6

I want to convert following string (20140805234656) into date time stamp (2014-08-05 23:46:56).I am new to gawk and I don't know the exact syntax,how can I put - at every 5,8 and : at every 14,17 and put " " at 11 index. Is there any efficient way to achieve this in awk?

EDIT

Please note that I have string as variable in awk.I generated it during some processing of records.

14

One way of doing it using GNU awk is this:

echo 20140805234656 | awk 'BEGIN { FIELDWIDTHS = "4 2 2 2 2 2" } { printf "%s-%s-%s %s:%s:%s\n", $1, $2, $3, $4, $5, $6 }'
  • Ah. This is a much efficienter way! Nicely done. – Valentin Bajrami Aug 14 '14 at 14:22
  • @Subbeh thanks for your answer,can u suggest how can i use FIELDWIDTH with variable. – user2801682 Aug 14 '14 at 14:27
  • @user2801682, $0 = your_variable – Stéphane Chazelas Aug 14 '14 at 14:52
10

You can use substring as follow:

echo 20140805234656 | awk '{print substr($0,1,4)"-"substr($0,5,2)"-"substr($0,7,2)" "substr($0,9,2)":"substr($0,11,2)":"substr($0,13,2) }'

Probably there are easier ways too.

  • 4
    This one has the benefit of being standard/portable. – Stéphane Chazelas Aug 14 '14 at 14:26
  • Ah, cool. Thanks for reviewing and fixing the offset! – Valentin Bajrami Aug 14 '14 at 14:28
6

Another GNU awk answer

gawk -v timestamp=20140805234656 '
    BEGIN {
        if (match(timestamp, /(....)(..)(..)(..)(..)(..)/, m)) {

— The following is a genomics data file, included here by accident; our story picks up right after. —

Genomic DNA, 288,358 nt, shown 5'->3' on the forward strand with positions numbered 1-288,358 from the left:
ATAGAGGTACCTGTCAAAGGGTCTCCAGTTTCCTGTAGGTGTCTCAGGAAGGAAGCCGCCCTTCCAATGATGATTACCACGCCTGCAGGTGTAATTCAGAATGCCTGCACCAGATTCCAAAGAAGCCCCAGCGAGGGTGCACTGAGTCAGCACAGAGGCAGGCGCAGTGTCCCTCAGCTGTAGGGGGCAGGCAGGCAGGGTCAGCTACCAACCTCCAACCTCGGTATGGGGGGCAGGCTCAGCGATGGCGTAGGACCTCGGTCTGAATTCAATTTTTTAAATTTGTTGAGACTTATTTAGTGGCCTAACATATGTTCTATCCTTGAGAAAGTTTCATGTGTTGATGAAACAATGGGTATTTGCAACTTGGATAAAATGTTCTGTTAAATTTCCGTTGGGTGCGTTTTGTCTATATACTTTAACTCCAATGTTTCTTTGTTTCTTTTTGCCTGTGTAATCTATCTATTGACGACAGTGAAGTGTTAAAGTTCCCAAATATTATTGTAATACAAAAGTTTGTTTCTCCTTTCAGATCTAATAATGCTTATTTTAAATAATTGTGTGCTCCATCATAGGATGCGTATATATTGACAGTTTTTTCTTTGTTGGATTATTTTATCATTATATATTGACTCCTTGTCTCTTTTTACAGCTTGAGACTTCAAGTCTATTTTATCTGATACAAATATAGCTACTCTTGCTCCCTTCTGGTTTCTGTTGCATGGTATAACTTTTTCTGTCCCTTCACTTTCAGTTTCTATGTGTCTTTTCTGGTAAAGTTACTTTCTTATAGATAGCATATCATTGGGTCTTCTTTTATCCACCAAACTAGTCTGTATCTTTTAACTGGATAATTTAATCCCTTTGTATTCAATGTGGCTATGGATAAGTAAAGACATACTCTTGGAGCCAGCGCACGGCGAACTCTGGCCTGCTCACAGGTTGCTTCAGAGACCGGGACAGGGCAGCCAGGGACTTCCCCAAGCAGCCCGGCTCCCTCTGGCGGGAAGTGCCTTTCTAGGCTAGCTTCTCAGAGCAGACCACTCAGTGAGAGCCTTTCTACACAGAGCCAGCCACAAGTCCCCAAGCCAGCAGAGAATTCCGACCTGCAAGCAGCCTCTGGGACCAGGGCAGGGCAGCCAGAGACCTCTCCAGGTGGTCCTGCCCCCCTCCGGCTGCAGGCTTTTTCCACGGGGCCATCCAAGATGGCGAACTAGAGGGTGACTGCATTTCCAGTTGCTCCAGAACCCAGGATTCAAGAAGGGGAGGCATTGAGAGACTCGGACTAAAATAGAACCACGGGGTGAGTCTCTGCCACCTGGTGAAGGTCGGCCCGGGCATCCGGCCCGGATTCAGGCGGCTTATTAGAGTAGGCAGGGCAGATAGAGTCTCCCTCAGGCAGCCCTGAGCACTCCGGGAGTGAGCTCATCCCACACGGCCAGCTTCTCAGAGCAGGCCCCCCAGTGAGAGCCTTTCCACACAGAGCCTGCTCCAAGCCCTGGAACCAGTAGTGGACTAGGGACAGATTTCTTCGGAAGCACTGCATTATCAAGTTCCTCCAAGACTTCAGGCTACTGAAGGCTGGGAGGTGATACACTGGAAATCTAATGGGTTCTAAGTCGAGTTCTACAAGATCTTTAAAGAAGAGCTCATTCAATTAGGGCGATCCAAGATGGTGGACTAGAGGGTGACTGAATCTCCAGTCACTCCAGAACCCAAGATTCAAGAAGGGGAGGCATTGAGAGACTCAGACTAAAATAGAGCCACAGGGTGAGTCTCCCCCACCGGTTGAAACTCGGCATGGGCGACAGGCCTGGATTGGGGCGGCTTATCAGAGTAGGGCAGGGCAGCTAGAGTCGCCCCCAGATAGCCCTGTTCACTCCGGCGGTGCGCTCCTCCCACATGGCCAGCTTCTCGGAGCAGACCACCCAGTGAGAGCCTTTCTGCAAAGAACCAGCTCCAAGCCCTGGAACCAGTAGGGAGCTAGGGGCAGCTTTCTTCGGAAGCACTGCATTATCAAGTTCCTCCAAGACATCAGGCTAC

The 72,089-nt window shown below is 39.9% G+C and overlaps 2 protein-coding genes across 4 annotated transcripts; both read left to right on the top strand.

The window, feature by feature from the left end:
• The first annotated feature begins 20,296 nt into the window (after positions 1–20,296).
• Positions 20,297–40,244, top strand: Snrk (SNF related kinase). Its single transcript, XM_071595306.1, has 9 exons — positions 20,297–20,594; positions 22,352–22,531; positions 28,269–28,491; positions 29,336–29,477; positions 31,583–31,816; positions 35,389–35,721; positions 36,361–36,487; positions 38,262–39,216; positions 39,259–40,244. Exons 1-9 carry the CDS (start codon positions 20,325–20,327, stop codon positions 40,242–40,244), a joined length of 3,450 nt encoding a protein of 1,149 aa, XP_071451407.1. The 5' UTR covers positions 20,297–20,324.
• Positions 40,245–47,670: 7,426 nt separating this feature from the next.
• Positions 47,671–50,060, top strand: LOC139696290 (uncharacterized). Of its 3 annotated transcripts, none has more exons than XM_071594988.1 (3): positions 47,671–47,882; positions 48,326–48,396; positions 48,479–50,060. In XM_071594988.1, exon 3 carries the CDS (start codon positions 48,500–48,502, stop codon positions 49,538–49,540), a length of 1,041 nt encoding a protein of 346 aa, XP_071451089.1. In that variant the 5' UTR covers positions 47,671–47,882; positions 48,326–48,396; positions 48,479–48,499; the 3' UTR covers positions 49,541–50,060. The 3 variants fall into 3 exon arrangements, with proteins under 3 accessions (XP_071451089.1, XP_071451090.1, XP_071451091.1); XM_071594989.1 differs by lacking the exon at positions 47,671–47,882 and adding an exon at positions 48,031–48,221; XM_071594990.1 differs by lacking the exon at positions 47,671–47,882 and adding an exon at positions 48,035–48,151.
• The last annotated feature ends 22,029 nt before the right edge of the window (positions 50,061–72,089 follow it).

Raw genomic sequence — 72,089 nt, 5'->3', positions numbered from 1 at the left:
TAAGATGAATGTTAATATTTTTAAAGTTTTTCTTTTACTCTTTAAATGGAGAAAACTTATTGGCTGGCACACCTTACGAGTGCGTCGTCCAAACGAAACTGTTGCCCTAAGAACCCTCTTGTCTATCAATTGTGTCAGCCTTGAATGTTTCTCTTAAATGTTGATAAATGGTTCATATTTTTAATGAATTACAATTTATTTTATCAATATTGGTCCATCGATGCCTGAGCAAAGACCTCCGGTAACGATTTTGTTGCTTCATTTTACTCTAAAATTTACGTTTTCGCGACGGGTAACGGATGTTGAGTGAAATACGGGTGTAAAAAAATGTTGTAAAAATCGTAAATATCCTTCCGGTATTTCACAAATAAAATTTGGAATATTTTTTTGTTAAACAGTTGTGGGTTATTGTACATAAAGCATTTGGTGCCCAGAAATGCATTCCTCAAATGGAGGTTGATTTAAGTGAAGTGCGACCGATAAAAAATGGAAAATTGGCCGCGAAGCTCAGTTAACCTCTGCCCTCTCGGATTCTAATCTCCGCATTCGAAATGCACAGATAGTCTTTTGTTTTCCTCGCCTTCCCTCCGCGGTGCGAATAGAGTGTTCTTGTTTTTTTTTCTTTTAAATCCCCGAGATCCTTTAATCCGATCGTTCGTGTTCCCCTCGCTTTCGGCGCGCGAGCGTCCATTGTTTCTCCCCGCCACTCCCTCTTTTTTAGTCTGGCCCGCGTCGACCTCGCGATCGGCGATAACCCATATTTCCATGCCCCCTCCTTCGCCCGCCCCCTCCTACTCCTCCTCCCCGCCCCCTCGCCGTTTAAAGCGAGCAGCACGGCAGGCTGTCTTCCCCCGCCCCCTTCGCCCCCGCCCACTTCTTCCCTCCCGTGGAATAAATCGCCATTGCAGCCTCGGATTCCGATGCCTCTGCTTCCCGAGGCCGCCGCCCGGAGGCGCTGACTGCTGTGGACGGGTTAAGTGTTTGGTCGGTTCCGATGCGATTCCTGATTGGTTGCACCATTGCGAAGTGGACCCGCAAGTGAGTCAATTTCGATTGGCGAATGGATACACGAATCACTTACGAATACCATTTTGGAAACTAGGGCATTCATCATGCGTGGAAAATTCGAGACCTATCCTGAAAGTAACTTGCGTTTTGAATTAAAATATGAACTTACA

t = mktime(m[1] " " m[2] " " m[3] " " m[4] " " m[5] " " m[6])
            print strftime("%F %T", t)
            print strftime("%c", t) 
        }
    }
'
2014-08-05 23:46:56
Tue Aug  5 23:46:56 2014
5

Another GNU awk approach:

result = gensub("(....)(..)(..)(..)(..)", "\\1-\\2-\\3 \\4:\\5:", 1, your_variable)
3

Try:

echo 20140805234656 | awk ' { printf "%s-%s-%s %s:%s:%s", 
                                     substr($0,1,4),
                                     substr($0,5,2),
                                     substr($0,7,2),
                                     substr($0,9,2),
                                     substr($0,11,2),
                                     substr($0,13,2)
                             } '

Or, if you want to asign it to a variable first:

echo 20140805234656 | awk ' { d=sprintf ("%s-%s-%s %s:%s:%s", 
                                     substr($0,1,4),
                                     substr($0,5,2),
                                     substr($0,7,2),
                                     substr($0,9,2),
                                     substr($0,11,2),
                                     substr($0,13,2));
                              print "Date is: " d
                             } '
0

Another way:

$ echo 20140805234656 |
  awk '{split($0,a,"");printf("%s-%s-%s %s:%s:%s\n",a[1]a[2]a[3]a[4],a[5]a[6],a[7]a[8],a[9]a[10],a[11]a[12],a[13]a[14])}'
2014-08-05 23:46:56
  • 3
    It is not portable. The behaviour with an empty separator is unspecified by POSIX and in practice, it doesn't work with the original awk or nawk. – Stéphane Chazelas Aug 14 '14 at 20:02

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